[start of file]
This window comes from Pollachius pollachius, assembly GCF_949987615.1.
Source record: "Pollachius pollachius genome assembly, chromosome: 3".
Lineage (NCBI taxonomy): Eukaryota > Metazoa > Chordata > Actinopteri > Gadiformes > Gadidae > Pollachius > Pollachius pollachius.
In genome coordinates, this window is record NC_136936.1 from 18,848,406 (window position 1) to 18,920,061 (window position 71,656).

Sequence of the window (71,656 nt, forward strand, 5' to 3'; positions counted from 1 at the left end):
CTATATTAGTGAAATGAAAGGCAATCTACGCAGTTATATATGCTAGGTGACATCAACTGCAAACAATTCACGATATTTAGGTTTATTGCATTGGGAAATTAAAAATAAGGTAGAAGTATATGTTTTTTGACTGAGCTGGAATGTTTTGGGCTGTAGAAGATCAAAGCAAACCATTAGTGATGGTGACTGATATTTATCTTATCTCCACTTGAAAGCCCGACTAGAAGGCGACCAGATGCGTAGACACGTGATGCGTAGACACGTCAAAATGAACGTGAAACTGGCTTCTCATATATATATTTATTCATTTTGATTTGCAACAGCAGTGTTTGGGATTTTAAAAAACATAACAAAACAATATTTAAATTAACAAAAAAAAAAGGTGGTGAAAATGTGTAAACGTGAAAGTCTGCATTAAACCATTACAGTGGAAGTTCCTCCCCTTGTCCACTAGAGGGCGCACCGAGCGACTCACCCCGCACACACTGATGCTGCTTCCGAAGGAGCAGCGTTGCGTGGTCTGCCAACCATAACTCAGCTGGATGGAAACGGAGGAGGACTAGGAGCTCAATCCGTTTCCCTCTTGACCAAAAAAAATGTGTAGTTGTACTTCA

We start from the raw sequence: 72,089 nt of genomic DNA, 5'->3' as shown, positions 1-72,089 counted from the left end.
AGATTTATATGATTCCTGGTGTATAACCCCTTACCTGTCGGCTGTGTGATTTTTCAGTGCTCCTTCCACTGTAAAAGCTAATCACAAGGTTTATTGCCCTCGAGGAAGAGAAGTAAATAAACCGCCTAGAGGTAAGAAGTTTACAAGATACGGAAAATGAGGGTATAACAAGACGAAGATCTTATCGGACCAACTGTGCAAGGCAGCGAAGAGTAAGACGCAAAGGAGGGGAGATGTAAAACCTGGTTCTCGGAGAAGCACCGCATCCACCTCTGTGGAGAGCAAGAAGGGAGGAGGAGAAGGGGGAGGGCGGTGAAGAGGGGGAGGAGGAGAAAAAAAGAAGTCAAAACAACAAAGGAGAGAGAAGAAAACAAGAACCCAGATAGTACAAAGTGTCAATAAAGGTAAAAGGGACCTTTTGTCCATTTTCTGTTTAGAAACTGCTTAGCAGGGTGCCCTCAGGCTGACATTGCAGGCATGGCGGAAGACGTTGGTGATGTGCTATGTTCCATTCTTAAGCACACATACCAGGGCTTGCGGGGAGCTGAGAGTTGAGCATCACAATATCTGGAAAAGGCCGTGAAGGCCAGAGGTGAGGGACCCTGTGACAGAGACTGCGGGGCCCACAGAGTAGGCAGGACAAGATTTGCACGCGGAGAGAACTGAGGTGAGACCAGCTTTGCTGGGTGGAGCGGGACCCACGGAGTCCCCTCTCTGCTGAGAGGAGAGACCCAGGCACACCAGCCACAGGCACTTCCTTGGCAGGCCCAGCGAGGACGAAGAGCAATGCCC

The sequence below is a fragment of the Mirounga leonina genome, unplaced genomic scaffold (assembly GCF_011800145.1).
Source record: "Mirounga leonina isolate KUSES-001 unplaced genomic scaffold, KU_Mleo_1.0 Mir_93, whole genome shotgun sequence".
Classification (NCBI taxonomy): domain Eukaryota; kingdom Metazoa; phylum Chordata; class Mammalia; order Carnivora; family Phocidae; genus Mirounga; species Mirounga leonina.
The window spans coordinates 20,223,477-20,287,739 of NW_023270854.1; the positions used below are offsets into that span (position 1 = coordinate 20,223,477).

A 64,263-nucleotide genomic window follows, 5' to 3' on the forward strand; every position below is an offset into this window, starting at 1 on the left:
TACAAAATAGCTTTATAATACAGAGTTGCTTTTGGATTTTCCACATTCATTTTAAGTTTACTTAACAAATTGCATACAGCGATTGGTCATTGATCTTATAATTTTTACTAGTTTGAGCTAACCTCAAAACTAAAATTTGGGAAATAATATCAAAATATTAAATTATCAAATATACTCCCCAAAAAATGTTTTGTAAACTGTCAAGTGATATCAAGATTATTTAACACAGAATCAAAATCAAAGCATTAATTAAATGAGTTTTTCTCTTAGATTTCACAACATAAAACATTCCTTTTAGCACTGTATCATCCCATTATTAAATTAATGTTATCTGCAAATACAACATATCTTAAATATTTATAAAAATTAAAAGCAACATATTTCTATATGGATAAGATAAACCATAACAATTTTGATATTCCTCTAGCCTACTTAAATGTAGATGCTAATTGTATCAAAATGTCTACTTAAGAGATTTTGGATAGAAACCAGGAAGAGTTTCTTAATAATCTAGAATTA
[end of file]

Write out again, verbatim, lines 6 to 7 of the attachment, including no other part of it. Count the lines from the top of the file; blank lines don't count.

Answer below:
CTATATTAGTGAAATGAAAGGCAATCTACGCAGTTATATATGCTAGGTGACATCAACTGCAAACAATTCACGATATTTAGGTTTATTGCATTGGGAAATTAAAAATAAGGTAGAAGTATATGTTTTTTGACTGAGCTGGAATGTTTTGGGCTGTAGAAGATCAAAGCAAACCATTAGTGATGGTGACTGATATTTATCTTATCTCCACTTGAAAGCCCGACTAGAAGGCGACCAGATGCGTAGACACGTGATGCGTAGACACGTCAAAATGAACGTGAAACTGGCTTCTCATATATATATTTATTCATTTTGATTTGCAACAGCAGTGTTTGGGATTTTAAAAAACATAACAAAACAATATTTAAATTAACAAAAAAAAAAGGTGGTGAAAATGTGTAAACGTGAAAGTCTGCATTAAACCATTACAGTGGAAGTTCCTCCCCTTGTCCACTAGAGGGCGCACCGAGCGACTCACCCCGCACACACTGATGCTGCTTCCGAAGGAGCAGCGTTGCGTGGTCTGCCAACCATAACTCAGCTGGATGGAAACGGAGGAGGACTAGGAGCTCAATCCGTTTCCCTCTTGACCAAAAAAAATGTGTAGTTGTACTTCA

We start from the raw sequence: 72,089 nt of genomic DNA, 5'->3' as shown, positions 1-72,089 counted from the left end.